How Obama's filthy habit could win him the presidency.
Sen. Barack Obama has the sort of voice that political consultants dream of: It's authoritative but comforting, rich and resonant and wise. Whether he's talking about the Darfur genocide or Monday Night Football, the man sounds like a leader. His voice helps account for why even hardened cynics go weak at the knees when they hear him. One of my friends prides himself on being strictly nonpartisan, but after listening to Obama's Dreams From My Father, read by the senator himself, he confessed to me, "I shouldn't say this, but I love him."
There are plenty of reasons for Obama's magic voice: where he grew up, how his parents talked, how he breathes. But perhaps most important is one Obama doesn't want to talk about: cigarettes. Obama is an occasional smoker.
Smoking over time transforms a person's voice by thickening and drying out the vocal chords. The vocal chords vibrate as your breath passes through them, so their texture and shape helps determine what your voice sounds like. David Witsell, who directs Duke University's Voice Care Center, notes that the nodules on Johnny Cash's vocal cords that stemmed in part from his smoking habit helped create his unique sound. "Many famous voices in history have pathologies that are part of their vocal signatures," Witsell says.
But Obama's semisecret weapon amounts to a double-edged sword. After all, what sort of successful Democratic politician smokes nowadays? Smoking is GOP old-school. House Minority Leader John Boehner regularly smokes cigarettes—which helps explain why he didn't hesitate to hand out tobacco-industry campaign checks on the House floor some years back. But Democrats shun the demon weed, at least in public. One of the first acts of House Speaker Nancy Pelosi was to ban smoking in the Speaker's Lobby, long the haunt of nicotine-crazed legislators. (The most famous Democratic tobacco addict doesn't even smoke. Former President Clinton likes to chomp on cigars—and, as the Starr report detailed, to occasionally use them for other purposes. Sometimes a cigar is not just a cigar.)
So, it's understandable that Obama, according to his aides, has been trying to kick the filthy habit as he gears up for a possible presidential campaign. The senator is refreshingly honest about his penchant for cigarettes: When asked about it by the Chicago Tribune in 2005, he replied, "The flesh is weak." When asked whether Obama still smokes, his spokesman, Tommy Vietor, hedged. "I haven't seen him for a month, so I don't know," Vietor said in late December. Vietor later declined to comment for this piece.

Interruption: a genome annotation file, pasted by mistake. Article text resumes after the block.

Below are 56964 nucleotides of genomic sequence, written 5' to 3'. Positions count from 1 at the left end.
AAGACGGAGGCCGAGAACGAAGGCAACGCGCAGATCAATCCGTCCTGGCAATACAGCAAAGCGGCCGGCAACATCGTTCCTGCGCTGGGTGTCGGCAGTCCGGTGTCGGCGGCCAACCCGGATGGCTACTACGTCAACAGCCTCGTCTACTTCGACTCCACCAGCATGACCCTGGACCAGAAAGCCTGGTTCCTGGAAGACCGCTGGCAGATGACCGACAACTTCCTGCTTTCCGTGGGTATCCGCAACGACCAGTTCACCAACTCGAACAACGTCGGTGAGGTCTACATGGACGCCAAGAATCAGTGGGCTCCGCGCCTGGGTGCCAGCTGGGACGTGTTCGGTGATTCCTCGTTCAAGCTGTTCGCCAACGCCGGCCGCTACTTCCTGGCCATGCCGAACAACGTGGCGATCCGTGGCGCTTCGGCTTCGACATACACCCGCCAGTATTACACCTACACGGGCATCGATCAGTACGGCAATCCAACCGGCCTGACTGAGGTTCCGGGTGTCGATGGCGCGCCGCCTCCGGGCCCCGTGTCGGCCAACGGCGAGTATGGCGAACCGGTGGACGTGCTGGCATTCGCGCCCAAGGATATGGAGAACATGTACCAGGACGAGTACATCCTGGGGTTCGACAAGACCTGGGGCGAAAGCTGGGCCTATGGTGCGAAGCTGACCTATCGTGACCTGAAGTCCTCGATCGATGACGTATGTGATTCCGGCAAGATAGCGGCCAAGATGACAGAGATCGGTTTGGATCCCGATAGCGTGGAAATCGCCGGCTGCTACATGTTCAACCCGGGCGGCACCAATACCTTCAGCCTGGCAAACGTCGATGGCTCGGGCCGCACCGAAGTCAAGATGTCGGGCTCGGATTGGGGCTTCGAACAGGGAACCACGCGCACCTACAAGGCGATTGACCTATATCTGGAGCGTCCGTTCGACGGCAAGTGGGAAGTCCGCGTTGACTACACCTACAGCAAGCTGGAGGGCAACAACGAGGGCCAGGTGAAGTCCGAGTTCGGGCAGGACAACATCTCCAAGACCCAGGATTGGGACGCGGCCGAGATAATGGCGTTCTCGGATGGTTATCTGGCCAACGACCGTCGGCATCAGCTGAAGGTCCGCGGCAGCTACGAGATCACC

(Though if any politician can make cigarettes cool again, it's Obama. As GOP consultant Stuart Stevens replied when asked whether smoking might actually help Obama's presidential aspirations, "You know it's true if John Edwards takes up smoking [too] … I think [Obama] will be fine, as long as he doesn't smoke Gauloises.")
Here's the problem: If he quits, Obama may lose that wonderful maple-syrup sound just as he begins running in earnest. Since smoking amounts to an irritant, stopping smoking altogether can help restore vocal chords to health. But it's unclear how long that takes, and whether a person's voice returns to its pristine state. "You can reverse the changes over time," said Vanderbilt University Voice Center Director Robert Ossoff, who treated Johnny Cash as well as a host of other country and western singers. "Whether you can get back to the 100 percent original voice, I don't know."
Ossoff is well aware that some performers intentionally take a drag or two on a cigarette before crooning; he's witnessed it in local nightclubs, and has asked singers about it. But in general, his performing patients worry that smoking is damaging their voice.
"They're losing some range, they're losing some clarity," Ossoff said, adding that some record labels now send him singers as soon as they sign them to have his clinic examine their voices and lecture them about bad habits. Even among Nashville performers, Ossoff said, when it comes to smoking, "I do believe it's way out of fashion."
Longtime smoker Bob Dylan tried to kick cigarettes for his album Nashville Skyline, and his voice sounds distinctively clearer on songs like "Lay, Lady, Lay." (Not necessarily better, granted, but easier to decipher.) However, Dylan resumed smoking, and tried to deflect the question of whether his voice had become huskier again in a March 1978 Playboy interview. "No, you know, you can do anything with your voice if you put your mind to it," Dylan told Playboy. "I mean, you can become a ventriloquist or you can become an imitator of other people's voices. I'm usually just stuck with my own voice."
Juliet Eilperin, national environmental reporter for the Washington Post, is the author of Demon Fish: Travels Through the Hidden World of Sharks.
Photograph of Sen. Barack Obama by Joe Raedle/Getty Images.